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Perfect Commissioning 2 workshop 25 February 2019 – notes from the session.


The AOI and the AOP held the second in the perfect commissioning series on 25 Feb 2019.

Perfect Commissioning 1 looked at what makes a perfect commission in broad brushstrokes. You can read notes from that session HERE.

This session drilled down to develop a commissioning checklist for photographers, illustrators and agents. You can access the checklist for photographers in the Member Dashboard, HERE.

The session did not look at contracts and usage (stand by for the next in the series for that!) These notes are a summary of some of the points that were discussed.


Host and chaired by the AOP’s Seamus McGibbon, the speakers were;

Tess Redburn, Senior Agent, CIA Agency
Sarah Thomson, Head of Art production at Ogilvy
Montana Forbes, Illustrator and AOI board member, rep’d by Illustration Ltd
Nicky Hamilton, Photographer and AOP Award winner
Germaine Walker, Germaine Walker Agency,
Nick Dunmur, AOP Business and Legal Adviser
Georgia Luckman, AOI Membership Assistant

In broad terms, how do you approach a brief from a client?

Germaine: You need to go through things with a fine-tooth comb – there is a huge amount of detail in a brief. There can be people in agencies who don’t know what they are doing - if you make a mistake, even because of their shortcomings, they will hang you out to dry. It is important that you are confident with what you are doing.

Nicky: Where does the brief come from – an Art director or somewhere else? This can affect what is wanted and how to respond.

Sarah: There is the overall umbrella – but underneath there is the creative and the production brief. And those are really detailed. Use a job-details form (similar to the checklist) which the producers can then use to get the right information to quote from.

Montana: Want to understand how much creative freedom is allowed- get that up front. Often the written brief is one thing but when you discuss it, it goes off the paper and it shapes up.

Sarah agrees: having a conversation is vital to move things forward.

Tess: The most important thing is schedules. The logistics - is the artist available? For how long? Illustrators are often juggling projects, so firstly, you need to know if the dates work.

Germaine: Often signing a NDA [non-disclosure agreement] is the first step. That’s fine, so long as it is a NDA and does not have sneaky copyright assignments in it. This often happens in photography and illustration. A NDA should be just that – an agreement not to disclose information and nothing else. It should be short.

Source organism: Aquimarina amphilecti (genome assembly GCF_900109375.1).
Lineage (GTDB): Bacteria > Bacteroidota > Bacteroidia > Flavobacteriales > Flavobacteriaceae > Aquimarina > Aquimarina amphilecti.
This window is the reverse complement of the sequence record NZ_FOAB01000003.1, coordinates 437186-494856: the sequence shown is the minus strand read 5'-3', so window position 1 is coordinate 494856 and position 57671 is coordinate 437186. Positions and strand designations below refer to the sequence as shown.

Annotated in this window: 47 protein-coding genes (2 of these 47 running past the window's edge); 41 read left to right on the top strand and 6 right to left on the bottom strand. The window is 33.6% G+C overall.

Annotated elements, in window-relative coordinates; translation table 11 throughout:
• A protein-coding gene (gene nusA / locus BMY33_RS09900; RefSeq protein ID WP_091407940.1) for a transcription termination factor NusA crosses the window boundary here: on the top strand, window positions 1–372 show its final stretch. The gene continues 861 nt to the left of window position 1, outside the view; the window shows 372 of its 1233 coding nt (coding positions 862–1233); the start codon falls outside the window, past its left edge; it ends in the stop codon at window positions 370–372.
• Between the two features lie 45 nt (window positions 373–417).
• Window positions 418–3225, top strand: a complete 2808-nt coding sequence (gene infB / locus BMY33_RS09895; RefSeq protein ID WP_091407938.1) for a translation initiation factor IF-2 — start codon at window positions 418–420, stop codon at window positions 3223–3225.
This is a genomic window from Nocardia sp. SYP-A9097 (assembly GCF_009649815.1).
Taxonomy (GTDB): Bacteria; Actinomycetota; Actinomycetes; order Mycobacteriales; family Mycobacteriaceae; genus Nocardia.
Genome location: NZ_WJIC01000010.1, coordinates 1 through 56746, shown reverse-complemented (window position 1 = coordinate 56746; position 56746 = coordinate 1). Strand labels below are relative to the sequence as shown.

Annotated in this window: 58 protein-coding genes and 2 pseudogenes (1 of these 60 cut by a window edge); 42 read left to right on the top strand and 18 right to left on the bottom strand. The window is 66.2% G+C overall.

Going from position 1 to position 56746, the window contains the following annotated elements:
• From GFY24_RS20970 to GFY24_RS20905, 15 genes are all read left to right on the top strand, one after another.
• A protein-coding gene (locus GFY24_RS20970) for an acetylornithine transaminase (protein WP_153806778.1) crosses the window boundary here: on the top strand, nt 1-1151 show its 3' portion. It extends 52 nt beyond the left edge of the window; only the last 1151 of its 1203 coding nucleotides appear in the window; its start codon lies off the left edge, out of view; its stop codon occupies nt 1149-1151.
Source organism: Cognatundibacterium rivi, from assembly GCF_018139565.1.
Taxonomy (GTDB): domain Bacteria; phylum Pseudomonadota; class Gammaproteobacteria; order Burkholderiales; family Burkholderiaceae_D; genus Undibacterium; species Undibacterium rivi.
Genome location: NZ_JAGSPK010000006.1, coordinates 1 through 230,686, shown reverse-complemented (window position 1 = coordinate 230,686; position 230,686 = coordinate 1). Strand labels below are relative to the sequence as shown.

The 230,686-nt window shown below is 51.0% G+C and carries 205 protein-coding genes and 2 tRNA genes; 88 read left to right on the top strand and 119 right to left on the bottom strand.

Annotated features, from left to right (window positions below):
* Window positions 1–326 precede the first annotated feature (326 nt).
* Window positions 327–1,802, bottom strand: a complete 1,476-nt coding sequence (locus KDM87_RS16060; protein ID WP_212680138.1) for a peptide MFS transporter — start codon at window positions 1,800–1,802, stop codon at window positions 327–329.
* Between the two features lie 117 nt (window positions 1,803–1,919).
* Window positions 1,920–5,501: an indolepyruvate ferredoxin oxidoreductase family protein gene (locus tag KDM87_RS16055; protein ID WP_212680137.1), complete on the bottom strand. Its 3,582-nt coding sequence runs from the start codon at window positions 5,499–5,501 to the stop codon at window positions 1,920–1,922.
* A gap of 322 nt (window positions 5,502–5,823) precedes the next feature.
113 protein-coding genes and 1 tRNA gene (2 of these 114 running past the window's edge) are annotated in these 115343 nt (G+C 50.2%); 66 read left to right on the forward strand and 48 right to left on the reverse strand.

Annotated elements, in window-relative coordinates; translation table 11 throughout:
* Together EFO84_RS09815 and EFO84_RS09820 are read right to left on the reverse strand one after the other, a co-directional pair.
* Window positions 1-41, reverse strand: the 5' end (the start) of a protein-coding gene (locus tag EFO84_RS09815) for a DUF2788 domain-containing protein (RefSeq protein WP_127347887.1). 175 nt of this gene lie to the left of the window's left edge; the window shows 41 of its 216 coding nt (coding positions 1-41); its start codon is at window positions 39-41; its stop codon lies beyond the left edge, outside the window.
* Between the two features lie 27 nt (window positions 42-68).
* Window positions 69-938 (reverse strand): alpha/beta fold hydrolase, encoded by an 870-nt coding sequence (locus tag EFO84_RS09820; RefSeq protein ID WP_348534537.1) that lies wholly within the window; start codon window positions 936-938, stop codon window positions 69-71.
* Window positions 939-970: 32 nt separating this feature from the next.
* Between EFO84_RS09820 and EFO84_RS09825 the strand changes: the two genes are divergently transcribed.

The AOI and the AOP have template NDAs which illustrators and photographers can use.

Treatments and Roughs are often the first step for either a photographer or an illustrator. But what is involved and expected?


Tess: You always need to establish what a rough is – a pencil sketch or something more? Some clients expect to have some back and forth to develop it – but that needs to be clarified. Illustrators are usually paid for any roughs – not vast sums – but CIA agency would not do roughs without payment. This is industry standard. It needs to stack up for the artist – why spend time working for free when they could be doing paid work?

Montana: Feedback is lacking in illustration – you rarely get feedback on a pitch or roughs. It would be so helpful to get feedback from the agency – even vague feedback on why you didn’t get the job would be helpful.


Sarah: Clients are very closely associated with how their money is spent now. Clients do/may not know the photographer at all so a treatment is part of the pitch.

Nicky: A treatment is like insurance – dot the ‘i’s, cross the ‘t’s to show you know exactly what is happening.

Germaine: If you are asked to do a treatment there’s still no guarantee that the job is yours, and that’s not always clear – plus it can take a significant amount of time to put together. The time it takes should be paid for.

Sarah: It comes from TV doing treatments for free. Agencies don’t get paid to pitch, so it’s just that flowing down. But agencies are salaried – there is an imbalance if the creatives are not getting paid.

Sarah: What goes into a treatment? You need to follow the brief – elaborate all the elements and how you will stamp your personality onto it. Generally best to use your own work to illustrate it. The client scrutinises it and takes it very seriously, for example, with Dove they shoot real people - and want to see an understanding of how the photographer would be sensitive to real people. Treatments are nearly always landscape format as that translates well into the client presentation. Some people will shoot speculatively – but that is not something explicitly asked for. Even if you are not successful, a good treatment reflects well on you, and there are always other opportunities.

ACTION: AOP to look at how illustrators roughs are recompensed and consider how photographer-treatments can be paid.

ACTION: AOI to encourage feedback from commissioners.

The Checklist

You can access the commissioning checklist HERE. Some points that were discussed include;

Assertiveness - It’s important to be assertive and confident in your negotiations. Clarify things up front to avoid problems later.

Address things early – e.g., if doing 6 rounds of roughs mention it at 3! If represented - should copy in agent rather than email directly. A phone conversation can be quicker than a hundred emails. And then bullet-point the discussion in an email to summarise and to get it in writing.